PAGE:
- Rick Sarre
- is adjunct professor of law and criminal justice at the University of South Australia
- This piece was originally published on the Conversation
donderdag, april 09, 2020
" Nolite Timere" * Appeal judges are reluctant to overturn jury verdicts. So why did they do it for George Pell?
"no more than a plain vanilla sexual penetration case
where the child is not volunteering or actively participating".
Pell's barrister Robert Richter QC
But in cases such as Pell, the high court has reinforced the notion that, despite the jury having the primary responsibility of determining the guilt or innocence of a person on trial, its responsibility can be subject to a higher order.
This is because, ultimately, the appeal courts have been given an overriding responsibility of determining for themselves whether a jury decision is a safe decision that has not been infected with the hue and cry or matters outside the evidence that was put to them.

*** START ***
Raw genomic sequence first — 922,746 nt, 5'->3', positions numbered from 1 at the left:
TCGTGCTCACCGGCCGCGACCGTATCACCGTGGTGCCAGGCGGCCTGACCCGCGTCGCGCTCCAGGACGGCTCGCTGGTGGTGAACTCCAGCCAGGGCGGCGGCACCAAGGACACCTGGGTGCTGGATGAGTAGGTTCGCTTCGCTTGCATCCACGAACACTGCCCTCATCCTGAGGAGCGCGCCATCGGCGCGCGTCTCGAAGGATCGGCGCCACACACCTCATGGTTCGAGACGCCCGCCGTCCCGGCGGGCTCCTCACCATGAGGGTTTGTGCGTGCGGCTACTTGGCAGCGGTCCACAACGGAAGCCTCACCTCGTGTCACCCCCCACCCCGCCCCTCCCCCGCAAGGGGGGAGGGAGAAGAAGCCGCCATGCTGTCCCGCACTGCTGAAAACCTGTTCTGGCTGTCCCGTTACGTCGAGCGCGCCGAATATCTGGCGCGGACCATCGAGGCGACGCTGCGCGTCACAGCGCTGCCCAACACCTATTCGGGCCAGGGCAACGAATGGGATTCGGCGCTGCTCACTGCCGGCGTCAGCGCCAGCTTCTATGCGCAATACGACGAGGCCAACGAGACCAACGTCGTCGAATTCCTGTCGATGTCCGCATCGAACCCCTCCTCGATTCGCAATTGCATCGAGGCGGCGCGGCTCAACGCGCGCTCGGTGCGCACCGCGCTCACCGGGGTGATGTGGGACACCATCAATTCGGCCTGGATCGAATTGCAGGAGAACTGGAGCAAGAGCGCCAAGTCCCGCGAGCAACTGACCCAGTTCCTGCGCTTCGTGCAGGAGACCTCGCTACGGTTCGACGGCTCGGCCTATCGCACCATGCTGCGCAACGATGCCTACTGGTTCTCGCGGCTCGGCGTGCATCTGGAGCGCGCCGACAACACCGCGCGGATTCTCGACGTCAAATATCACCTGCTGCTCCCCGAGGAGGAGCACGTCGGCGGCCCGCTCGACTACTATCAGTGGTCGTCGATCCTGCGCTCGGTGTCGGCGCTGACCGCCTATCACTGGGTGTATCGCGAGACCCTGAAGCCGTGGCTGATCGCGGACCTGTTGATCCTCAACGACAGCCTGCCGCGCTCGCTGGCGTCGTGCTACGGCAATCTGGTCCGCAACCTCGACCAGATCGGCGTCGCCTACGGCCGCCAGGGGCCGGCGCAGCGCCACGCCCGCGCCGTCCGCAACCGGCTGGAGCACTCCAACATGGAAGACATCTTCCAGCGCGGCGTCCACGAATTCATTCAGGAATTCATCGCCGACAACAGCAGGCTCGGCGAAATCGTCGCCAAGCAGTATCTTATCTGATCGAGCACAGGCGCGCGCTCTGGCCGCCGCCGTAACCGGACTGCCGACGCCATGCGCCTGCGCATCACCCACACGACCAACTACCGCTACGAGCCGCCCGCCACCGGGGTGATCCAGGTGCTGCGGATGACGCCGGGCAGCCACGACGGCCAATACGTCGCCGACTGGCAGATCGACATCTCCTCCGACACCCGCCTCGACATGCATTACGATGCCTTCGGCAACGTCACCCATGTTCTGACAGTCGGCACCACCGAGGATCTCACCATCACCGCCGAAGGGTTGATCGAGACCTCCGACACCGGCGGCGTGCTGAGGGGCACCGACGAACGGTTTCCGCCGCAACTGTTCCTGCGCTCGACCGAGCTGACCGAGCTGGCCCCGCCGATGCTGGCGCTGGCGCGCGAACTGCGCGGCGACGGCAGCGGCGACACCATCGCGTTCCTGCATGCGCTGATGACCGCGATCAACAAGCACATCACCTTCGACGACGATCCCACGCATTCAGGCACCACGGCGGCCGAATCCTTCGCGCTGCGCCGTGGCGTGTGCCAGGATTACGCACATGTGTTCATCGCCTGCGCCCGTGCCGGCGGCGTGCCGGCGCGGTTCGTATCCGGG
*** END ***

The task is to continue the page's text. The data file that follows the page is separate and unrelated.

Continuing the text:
Whatever one may think , it is appropriate there be such a final arbiter in the justice process.
But one victim of this appeal result may be a loss of public confidence in the jury system. At the other end of the spectrum, others may lose confidence in the justice system itself.
I trust that neither is the outcome. But one could be excused for feeling a general uneasiness about the fact that, for all the store we place on juries in determining issues of guilt and innocence, their role can be dispensed with so easily."